Coming out about depression

Coming out about depression

By Dominic Stevenson

It was like fighting a battle from within the castle walls.  I worked for the NHS and I was diagnosed with depression.

Looking back now, I think there had been a problem for a long time.  My temper was too short and occasionally uncontrollable but having been at university for several years, the people who knew me best couldn’t see this.  They weren’t able to see what I was like because when I went home for the holidays I managed to mask it.

It came to a head when I went abroad to volunteer with young children who had been trafficked into different countries and rescued.  I felt that I had seen evil, pure unadulterated evil and it enveloped everything.

Blackness descending

When I got back to England I shut myself away and decided I wanted to change the world, to make it a better place but the more I felt like that, the more it consumed me and crippled me to the point where I couldn’t leave my bedroom.  After a year and a half I moved back to my home town where I ended up working for the NHS.

When I was first diagnosed with depression I was referred to the local cognitive behavioural therapy (CBT) centre.  As the NHS trusts PR officer, it was my job to promote the centre and now I was faced with being a service user.

Coming out

Before my first session I decided to confide in my boss, I wanted to speak to my family but I didn’t know how.  My sister was training as a psychologist and I didn’t want to burden her and although I knew my parents would understand, I still wanted to hide it so that I didn’t upset them.

When I told my boss she just hugged me and then drove me to my first session, waited outside and then took me home.  I felt like I had found someone who would support me throughout whatever I was embarking on.  She drove me to all of my sessions and always called me afterwards to see how it had gone.

The rise and fall of recovery

As time went by I made tentative steps on the road to something like a recovery but every so often I would fall and I would fall harder than ever before.  I turned on myself and those who love me.  Eventually I confided in a few more friends at the organisation at which I worked and they were all equally as accepting but it felt to me like I was under the microscope and I couldn’t help regretting doing so.

I didn’t gain much from the CBT, maybe it was the over familiarity with the people treating me or maybe it was because I have an A-level in psychology and so thought I knew it all.

In the months that followed me starting the sessions I began to turn on my boss and focus any negativity at her, I felt that she was my best friend, my rock and could never turn her back.  For my eternal benefit and her eternal credit she never did but it dragged her down and she couldn’t take it anymore.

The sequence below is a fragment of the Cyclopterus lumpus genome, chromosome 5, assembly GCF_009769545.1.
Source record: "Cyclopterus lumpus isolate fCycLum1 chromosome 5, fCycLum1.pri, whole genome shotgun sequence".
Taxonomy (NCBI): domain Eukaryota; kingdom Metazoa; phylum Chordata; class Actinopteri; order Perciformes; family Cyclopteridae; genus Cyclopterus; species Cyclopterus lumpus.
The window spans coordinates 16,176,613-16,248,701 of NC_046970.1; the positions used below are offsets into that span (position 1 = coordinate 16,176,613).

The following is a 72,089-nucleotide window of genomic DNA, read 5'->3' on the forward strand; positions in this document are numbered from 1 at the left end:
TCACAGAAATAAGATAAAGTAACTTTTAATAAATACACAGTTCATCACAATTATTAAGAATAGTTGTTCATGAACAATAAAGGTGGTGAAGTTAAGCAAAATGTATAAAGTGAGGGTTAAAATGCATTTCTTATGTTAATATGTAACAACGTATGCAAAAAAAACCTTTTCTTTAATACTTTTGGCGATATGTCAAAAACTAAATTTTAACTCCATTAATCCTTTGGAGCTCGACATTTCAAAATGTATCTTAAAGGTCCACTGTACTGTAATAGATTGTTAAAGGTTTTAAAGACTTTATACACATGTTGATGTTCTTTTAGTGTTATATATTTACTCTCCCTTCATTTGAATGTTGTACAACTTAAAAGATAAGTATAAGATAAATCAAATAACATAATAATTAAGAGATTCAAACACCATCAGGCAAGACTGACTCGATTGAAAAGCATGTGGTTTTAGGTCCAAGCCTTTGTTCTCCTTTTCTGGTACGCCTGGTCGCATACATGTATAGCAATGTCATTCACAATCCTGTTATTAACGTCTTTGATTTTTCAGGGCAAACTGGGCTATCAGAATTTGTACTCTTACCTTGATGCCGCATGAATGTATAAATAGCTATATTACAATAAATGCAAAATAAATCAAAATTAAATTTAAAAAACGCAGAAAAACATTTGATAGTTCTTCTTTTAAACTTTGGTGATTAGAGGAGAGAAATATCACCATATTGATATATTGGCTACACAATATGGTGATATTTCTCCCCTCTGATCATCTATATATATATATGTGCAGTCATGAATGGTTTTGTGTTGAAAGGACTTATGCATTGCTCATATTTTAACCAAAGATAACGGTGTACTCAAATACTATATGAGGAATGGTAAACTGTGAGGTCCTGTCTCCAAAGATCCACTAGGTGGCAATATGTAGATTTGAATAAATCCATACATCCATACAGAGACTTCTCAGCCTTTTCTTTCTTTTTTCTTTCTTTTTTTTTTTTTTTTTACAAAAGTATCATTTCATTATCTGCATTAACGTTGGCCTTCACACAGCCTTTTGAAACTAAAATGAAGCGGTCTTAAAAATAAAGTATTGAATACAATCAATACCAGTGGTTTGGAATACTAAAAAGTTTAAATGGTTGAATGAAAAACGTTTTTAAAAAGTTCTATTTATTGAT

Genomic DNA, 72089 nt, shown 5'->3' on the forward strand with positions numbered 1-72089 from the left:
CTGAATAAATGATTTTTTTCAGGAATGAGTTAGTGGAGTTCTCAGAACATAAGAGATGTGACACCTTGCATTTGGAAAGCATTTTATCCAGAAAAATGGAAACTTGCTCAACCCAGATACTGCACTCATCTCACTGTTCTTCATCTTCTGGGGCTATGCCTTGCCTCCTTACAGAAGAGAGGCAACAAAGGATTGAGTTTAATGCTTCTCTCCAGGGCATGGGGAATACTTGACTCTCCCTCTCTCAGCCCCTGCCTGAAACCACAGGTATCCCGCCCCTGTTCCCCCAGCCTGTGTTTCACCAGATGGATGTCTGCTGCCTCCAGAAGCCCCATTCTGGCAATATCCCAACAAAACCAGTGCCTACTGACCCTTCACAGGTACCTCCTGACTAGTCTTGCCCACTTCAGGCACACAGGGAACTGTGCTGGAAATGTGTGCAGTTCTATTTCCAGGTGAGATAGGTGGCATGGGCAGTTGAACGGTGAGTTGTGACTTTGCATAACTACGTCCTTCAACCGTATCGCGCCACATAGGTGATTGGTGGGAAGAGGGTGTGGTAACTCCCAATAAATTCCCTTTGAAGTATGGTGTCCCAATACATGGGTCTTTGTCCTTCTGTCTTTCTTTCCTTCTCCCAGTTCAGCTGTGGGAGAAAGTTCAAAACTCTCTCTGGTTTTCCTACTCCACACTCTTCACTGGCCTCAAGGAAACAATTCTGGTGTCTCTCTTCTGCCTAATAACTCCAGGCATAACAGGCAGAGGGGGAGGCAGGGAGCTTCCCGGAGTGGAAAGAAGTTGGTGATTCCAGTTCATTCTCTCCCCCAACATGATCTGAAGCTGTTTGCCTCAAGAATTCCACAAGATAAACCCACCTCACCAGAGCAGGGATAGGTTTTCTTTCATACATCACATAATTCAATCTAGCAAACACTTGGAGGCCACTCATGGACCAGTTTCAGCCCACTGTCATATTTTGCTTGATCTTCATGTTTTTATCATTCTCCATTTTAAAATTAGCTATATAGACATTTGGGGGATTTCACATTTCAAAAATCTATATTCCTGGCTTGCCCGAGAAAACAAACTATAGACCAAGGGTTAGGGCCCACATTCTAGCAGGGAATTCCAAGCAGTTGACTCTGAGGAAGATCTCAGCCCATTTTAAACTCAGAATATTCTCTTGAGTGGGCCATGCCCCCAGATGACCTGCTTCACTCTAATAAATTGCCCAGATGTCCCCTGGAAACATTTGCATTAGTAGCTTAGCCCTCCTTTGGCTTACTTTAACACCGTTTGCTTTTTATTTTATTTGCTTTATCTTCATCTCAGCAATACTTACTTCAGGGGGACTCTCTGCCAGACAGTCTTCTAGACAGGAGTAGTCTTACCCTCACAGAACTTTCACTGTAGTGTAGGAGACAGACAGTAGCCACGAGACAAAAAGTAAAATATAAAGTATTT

Walking a tightrope

I left my job and moved to London to move in with a friend and find a job.  Shortly after moving in though, I found my flat mate hanging by a rope in the kitchen.  I cut her down and carried her to hospital and then broke down.  It showed me more clearly than ever before that I was walking a tightrope and one false move, however incidental, by anyone around me could tip me over the edge.  This was the moment I thought, the one that would break me forever. I got a job the next week, I moved into a new flat and I made contact with the friends that I had shut out in my last year in London before moving home.  I don’t talk to my old boss anymore, though I wish I could just once to say that I am sorry.  I don’t talk to the flat mate who I found hanging because I am still not strong enough to offer the help that they need.

I was lucky that I have a sister who is a trained psychologist because when I eventually spoke to her, it helped so much.  I didn’t realise that I could tell my family the worst bits of me but I did and they loved me just the same.

Right now I am working in a very positive environment, I have good people around me and if I dip, then I talk to my family.  I still have occasional sessions where I talk to a professional but I am learning to accept that I am who I am.  Suffering from depression isn’t my shiniest badge of honour but it certainly doesn’t hide away in shame.

I now tell people who I work in close quarters with because if you spend seven hours a day with someone then I believe that they should know.  It’s not contagious but it affects your mood and thus affects working relationships.  Honesty makes forgiveness for the nasty things that people can say much easier.

So far I have not had a bad experience at work after telling people but I am lucky enough to work in healthcare.  Not everyone will be so understanding but maybe one day, my story won’t be a story, it will be what used to happen.

It takes a brave person to be honest, I was not brave, I was just lucky that exactly the right people were around me at a time in my life.  I would like to think that this was the rule not the exception, maybe, just maybe, one day it will.

For more about Dominic please visit his website

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